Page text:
A few months ago at WP Engine, a director of engineering and internal Arbinger facilitator sat down in a conference room with one defined purpose: to see if they could generate meaningful and measurable business results that were a direct result of implementing Arbinger. After about 30 minutes of brainstorming the director’s eyes widened. He sat up in his seat and said, “Code reviews! We need to be doing code reviews with an outward mindset!”
Here’s how these two leaders helped their team apply Arbinger principles to increase their efficiency and reduce their time to deliver software by over 2 days per project.
When authoring software, all computer code must first be reviewed by a peer before it can be merged into existing systems. Code reviews are critical to minimizing bugs. They also offer an opportunity for mentoring and learning between the code reviewer and code author. However, if approached with an inward mindset – a focus only on our own priorities and results – the code review process is prone to all sorts of problems, inefficiencies, conflict, delay, and financial business costs.
To properly review code, the code author will seek out another engineer with expertise to provide feedback and corrections. Interestingly, all engineers are sometimes code authors and reviewers. You might think that this shared experience would automatically invite effective collaborations. However, if an inward mindset is adopted, it can invite us to see the other person as a vehicle, obstacle, or irrelevant to our own needs, goals, and challenges. And it’s this way of seeing the other person that leads to a variety of problems.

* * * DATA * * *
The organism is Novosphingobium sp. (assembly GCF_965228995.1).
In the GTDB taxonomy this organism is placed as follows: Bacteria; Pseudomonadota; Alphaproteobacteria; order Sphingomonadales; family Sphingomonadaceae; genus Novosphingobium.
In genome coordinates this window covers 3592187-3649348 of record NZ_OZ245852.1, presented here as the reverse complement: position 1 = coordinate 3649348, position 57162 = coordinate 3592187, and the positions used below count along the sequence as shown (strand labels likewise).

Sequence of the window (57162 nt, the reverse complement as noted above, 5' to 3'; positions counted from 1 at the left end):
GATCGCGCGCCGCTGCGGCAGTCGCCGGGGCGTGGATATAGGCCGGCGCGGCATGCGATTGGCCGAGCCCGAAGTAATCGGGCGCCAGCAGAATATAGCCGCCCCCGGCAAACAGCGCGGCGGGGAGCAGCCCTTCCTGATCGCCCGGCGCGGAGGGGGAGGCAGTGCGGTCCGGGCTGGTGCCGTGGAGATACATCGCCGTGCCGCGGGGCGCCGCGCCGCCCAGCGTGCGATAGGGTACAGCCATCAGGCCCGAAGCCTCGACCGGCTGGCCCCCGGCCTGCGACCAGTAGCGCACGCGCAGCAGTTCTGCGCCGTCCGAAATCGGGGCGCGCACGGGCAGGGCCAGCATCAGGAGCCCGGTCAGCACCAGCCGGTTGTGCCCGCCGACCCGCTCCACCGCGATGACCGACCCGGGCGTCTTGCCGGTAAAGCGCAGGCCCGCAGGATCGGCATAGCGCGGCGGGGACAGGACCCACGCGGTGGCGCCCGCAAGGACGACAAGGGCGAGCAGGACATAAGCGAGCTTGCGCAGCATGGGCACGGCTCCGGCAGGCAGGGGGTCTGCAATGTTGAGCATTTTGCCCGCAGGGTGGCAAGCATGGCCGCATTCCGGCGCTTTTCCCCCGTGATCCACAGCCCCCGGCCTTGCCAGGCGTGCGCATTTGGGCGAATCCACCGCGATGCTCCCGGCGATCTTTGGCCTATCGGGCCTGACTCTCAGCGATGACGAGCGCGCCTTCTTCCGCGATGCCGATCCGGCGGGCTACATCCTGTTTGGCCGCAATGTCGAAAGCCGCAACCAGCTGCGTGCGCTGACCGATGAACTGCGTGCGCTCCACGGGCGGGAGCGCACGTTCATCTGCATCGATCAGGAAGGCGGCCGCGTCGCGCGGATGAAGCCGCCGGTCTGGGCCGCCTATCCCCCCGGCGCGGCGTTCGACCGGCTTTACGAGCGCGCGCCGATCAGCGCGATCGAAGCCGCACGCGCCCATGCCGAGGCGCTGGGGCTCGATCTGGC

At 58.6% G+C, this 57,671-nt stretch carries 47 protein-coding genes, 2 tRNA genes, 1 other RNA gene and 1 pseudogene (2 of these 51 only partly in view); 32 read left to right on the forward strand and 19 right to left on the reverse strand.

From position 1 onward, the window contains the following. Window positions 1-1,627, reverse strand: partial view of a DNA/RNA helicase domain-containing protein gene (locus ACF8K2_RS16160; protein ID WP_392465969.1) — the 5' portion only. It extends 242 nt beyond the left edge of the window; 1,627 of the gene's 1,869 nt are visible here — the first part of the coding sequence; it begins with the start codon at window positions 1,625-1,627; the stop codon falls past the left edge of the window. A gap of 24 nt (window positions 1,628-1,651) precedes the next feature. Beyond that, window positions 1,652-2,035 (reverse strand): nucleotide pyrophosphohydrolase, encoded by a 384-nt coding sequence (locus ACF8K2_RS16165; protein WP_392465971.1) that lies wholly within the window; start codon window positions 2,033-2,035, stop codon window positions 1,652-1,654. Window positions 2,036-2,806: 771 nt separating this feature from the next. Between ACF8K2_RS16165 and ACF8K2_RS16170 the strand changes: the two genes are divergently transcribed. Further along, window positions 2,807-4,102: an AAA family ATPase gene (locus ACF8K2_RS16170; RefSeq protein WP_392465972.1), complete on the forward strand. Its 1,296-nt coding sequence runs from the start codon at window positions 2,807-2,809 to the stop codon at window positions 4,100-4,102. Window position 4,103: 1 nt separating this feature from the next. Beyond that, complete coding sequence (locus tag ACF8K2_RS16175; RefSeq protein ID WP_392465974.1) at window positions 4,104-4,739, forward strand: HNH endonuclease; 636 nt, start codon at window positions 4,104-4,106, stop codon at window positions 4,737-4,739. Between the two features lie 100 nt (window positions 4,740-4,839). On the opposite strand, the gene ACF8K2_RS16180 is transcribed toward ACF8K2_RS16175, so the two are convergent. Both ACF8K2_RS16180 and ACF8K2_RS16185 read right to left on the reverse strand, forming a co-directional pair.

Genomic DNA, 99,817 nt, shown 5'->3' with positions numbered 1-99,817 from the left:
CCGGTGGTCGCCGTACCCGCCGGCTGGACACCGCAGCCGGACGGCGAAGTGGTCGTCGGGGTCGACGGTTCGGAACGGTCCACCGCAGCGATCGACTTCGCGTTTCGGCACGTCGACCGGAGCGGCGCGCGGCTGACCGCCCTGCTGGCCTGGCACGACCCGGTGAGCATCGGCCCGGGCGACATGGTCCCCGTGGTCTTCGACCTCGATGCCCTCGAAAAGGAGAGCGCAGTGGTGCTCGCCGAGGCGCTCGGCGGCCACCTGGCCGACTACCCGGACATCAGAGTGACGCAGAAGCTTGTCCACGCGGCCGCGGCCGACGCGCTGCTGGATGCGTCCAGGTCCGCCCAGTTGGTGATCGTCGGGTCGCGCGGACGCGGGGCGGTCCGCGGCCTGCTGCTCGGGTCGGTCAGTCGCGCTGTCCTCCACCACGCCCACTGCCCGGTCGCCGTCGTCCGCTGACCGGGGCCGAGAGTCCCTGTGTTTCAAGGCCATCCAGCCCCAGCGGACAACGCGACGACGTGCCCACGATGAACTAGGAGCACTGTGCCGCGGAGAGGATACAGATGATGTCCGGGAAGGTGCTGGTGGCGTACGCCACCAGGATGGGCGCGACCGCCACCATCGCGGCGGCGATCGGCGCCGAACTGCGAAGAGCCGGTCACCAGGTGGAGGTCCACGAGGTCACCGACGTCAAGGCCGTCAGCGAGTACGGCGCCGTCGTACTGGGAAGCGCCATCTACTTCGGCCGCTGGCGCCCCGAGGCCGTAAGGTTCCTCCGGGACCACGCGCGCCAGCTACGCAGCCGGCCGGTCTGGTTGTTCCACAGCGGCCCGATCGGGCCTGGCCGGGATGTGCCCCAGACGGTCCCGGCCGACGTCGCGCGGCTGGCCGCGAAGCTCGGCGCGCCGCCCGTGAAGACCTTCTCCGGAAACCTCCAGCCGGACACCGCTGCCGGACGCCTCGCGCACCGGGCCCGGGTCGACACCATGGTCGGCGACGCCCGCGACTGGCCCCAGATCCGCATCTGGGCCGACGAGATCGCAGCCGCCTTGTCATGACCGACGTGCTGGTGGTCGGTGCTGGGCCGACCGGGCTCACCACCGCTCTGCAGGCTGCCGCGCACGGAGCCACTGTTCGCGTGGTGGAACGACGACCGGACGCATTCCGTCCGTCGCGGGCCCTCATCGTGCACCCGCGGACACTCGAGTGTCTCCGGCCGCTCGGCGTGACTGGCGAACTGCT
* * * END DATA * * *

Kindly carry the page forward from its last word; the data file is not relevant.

As a Code Reviewer Being Asked to Provide Feedback, an Inward Mindset May Invite Us to:
As a Code Author Needing Feedback, an Inward Mindset May Invite Us to:
As the examples above demonstrate, an inward mindset invites us to focus on our own needs and objectives sometimes at the expense of our coworkers’ work and our shared results as code reviewer and author.
With the help of their internal facilitator, this team of engineers got together and simply discussed what it would look like to review code with both an inward mindset and an outward mindset. This simple discussion helped to highlight the ways they were each being helpful or not helpful to the overall mission and to each other.
The next thing they did was hold ‘Meet to Learns’ to better understand the experience of others within their team. They each took a turn learning about the personal experience of their team members in their roles as code author and code reviewer.
After going through these two exercises, the groups recognized a new business outcome: How can we consider each other’s needs and objectives while doing our work? By making this a key business outcome, the group could achieve a faster completion time for code projects and increase overall organizational productivity.
This led to a series of questions, considerations, measurements, and systems to support working with an outward mindset that was more helpful…and produced far better results! Collectively this work allowed this team to shorten a typical code review by 2 days! The reduced time also helped solve or avoid problems, like conflict or burnout, inherent with more lengthy wait times.
As a result of this new mindset and focus, this team has built a strong team dynamic through their helpfulness. Their relationships are stronger, personal growth has quickened, and their output is both more effective and more efficient.
Sign up for the latest insights & ideas on how to shift mindsets to drive growth.
In this post, we’ll go through some of the options you have at your disposal to develop effective
Research and practical experience increasingly point toward culture as an often-overlooked factor th
When it comes to the challenges of team performance, employee engagement, and leadership development